Manchester United Riots: 2-Horse Race Emerging for the Premier League Title?

Andrew MacbrideContributor IIFebruary 19, 2017

LONDON, ENGLAND - AUGUST 07:  Wayne Rooney of Manchester United in action during the FA Community Shield match sponsored by McDonald's between Manchester City and Manchester United at Wembley Stadium on August 7, 2011 in London, England.  (Photo by Clive Rose/Getty Images)
Clive Rose/Getty Images

Ok, we are only four games into the season and for many, it is too soon to be developing conclusions as where the Premier League trophy will be by May 2012.

However, going on the basis of the games so far, there is already an increasingly substantial argument to suggest that the title will not be leaving Manchester, and that it will be more of a case of where in Manchester the holy grail of the Premiership trophy will be come the end of the season. There is plenty of evidence to suggest this too.

Before the start of the season many pundits suggested that Manchester United, for this year at least, looked in ominous form in the preseason, something which should not be read too much into.

However, Alex Ferguson has shown remarkable faith in youth and that has been reflected in his summer signings.

Phil Jones raised eyebrows when he arrived from Blackburn in a deal worth a reported £17m plus. Ferguson's faith looks as though it's going to be rewarded.

A big imposing physical presence for his age, he is perfect for the rough-and-tumble of the Premier League, although the difference between him and many other defenders of his stature is that he possesses a calmness and composure on the ball, added with a turn of pace reminiscent of a younger Rio Ferdinand.

Ashley Young provides proven premier league quality, and his performances so far suggest he relishes and excels on the big stage.

Meanwhile, in the blue half of Manchester, the dark moon certainly has been rising for some time now, and with their long-suffering fans having deservedly won the FA cup they are going from strength to strength, going from potential dark horses for the title to bona fide title challengers.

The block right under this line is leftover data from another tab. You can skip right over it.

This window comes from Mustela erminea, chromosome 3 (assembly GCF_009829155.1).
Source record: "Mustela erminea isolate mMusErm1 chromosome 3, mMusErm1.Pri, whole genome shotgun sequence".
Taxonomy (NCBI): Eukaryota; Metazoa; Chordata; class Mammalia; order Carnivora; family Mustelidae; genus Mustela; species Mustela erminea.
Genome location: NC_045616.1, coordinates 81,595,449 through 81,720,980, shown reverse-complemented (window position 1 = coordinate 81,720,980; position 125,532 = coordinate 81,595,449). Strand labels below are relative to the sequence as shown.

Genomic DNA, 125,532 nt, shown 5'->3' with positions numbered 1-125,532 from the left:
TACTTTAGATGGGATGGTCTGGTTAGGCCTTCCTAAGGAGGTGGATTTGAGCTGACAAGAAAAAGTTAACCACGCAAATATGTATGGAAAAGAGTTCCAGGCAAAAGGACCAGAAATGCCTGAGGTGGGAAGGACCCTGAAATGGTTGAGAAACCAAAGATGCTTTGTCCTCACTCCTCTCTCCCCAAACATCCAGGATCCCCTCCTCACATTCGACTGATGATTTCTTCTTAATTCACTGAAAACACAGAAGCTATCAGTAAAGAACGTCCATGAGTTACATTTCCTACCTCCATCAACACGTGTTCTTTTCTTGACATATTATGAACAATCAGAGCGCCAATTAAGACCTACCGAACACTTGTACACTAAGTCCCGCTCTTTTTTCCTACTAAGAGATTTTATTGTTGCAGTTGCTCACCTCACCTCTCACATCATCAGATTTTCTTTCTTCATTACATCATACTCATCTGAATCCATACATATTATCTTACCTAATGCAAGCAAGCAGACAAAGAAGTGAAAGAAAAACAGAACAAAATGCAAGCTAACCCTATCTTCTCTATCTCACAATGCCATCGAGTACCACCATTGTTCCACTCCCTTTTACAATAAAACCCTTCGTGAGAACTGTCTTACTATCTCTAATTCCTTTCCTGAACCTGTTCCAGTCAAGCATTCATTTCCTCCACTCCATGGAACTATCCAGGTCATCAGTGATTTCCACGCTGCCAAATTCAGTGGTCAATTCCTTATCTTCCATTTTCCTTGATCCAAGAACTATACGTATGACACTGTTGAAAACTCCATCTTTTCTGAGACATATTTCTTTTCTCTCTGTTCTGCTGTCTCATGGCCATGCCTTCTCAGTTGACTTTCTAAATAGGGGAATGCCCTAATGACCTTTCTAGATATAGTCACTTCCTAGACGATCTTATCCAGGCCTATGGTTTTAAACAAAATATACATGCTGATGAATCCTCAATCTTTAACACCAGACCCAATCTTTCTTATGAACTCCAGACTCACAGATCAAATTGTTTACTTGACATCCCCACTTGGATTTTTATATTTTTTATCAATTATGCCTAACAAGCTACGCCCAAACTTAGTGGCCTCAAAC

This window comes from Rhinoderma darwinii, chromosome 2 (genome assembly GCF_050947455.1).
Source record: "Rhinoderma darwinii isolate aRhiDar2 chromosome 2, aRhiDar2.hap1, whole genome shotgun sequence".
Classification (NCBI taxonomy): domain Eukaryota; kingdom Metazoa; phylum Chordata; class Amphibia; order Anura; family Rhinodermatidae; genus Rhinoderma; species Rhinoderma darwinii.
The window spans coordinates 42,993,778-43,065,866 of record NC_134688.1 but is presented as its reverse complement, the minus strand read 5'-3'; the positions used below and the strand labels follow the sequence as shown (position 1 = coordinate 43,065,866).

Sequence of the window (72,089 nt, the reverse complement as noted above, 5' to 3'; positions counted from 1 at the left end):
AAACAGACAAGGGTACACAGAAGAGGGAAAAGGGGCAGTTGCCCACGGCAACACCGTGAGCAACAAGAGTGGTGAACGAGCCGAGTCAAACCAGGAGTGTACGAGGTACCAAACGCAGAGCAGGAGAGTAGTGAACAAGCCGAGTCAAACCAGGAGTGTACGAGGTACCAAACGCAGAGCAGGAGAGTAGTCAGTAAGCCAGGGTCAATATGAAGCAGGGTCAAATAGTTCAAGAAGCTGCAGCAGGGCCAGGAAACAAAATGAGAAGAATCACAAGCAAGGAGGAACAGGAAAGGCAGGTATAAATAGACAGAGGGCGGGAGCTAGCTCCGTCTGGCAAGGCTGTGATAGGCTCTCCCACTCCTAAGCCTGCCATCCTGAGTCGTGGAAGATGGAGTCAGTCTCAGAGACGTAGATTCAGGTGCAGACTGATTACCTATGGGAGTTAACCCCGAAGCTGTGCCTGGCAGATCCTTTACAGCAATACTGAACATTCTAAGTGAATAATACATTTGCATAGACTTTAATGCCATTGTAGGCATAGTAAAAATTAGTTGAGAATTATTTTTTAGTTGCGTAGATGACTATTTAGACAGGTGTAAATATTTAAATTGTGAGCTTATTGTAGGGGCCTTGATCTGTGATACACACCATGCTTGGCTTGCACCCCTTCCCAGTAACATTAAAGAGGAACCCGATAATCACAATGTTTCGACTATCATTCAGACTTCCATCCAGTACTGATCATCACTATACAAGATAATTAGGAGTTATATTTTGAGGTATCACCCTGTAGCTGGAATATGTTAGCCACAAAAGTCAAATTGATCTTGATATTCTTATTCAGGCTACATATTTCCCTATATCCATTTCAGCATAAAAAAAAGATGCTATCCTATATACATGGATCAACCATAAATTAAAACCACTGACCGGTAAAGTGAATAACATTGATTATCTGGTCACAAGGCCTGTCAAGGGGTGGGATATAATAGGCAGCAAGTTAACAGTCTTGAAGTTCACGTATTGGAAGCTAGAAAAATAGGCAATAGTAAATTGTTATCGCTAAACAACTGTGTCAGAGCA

Whatever your opinion or resentment on the incomparable wealth available to City, it has to be said they have certainly brought in players you could place in the world-class bracket.

Having these type of players wins you trophies. The long, protracted eventual capture of Samir Nasri, and the eye-watering capture of Sergio Aguero, has shown that City have a team capable of domestic success and respectability in the Champions League, especially when you consider the depth of talent at their disposal (although not necessarily happy talent). 

Their squads on paper certainly do nothing to discourage fans of both Manchester Clubs that their season could potentially end up in league success.

The start of the season has certainly confirmed for many that both will be up at the very top of the mountain that is the Premier League. Not only have they both won all of their games this season, the style and sheer ruthlessness of the results have made everyone sit up and take notice.

With goal difference separating the two teams, it seems that it has become an intercity competition to see who can humiliate their unfortunate opponents by the highest margin, with Manchester United winning this one so far.

Either way it is difficult to see whether a team can find a solution to stopping the likes of David Silva, Wayne Rooney, Chicarito and Aguero and Co. I certainly can't think of one. 

Beware of Chelsea: Yes, they have not looked terribly convincing at times, especially against Stoke City and West Brom, and Fernando Torres continues to toil and sweat to no avail, but it would be criminal to rule them out completely.

With Juan Mata they finally have that class in midfield to supplement a declining but still class Lampard, as well as a vital injection of some much-needed young blood. Chelsea teams over the past few years have made something of a habit of grinding out a result if they play badly, which is still continuing.

They are two points behind the Manchester red and blue halves. A lead four times bigger than that would still not worry Chelsea, who gave Manchester United (briefly) something to think about towards the end of last season. Provided Chelsea can largely avoid their usual Christmas slump they could well be challenging for the title.



 I think personally at the end of the season the Premiership trophy will be somewhere tucked away at Old Trafford (hopefully) or in the Ethiad stadium.

Although I think the improving and enduring class of Chelsea, and the new vibrant youthful exuberance of Liverpool will give the two Manchester teams something to worry about, I think both teams are in a transitional stage and it is perhaps is a little soon for the respective clubs to expect a trophy-winning season.

One thing is for certain: The Manchester derby is fast becoming the English equal to El-Clasico, and like the El-Clasico will more than likely decide the destination of the title. 


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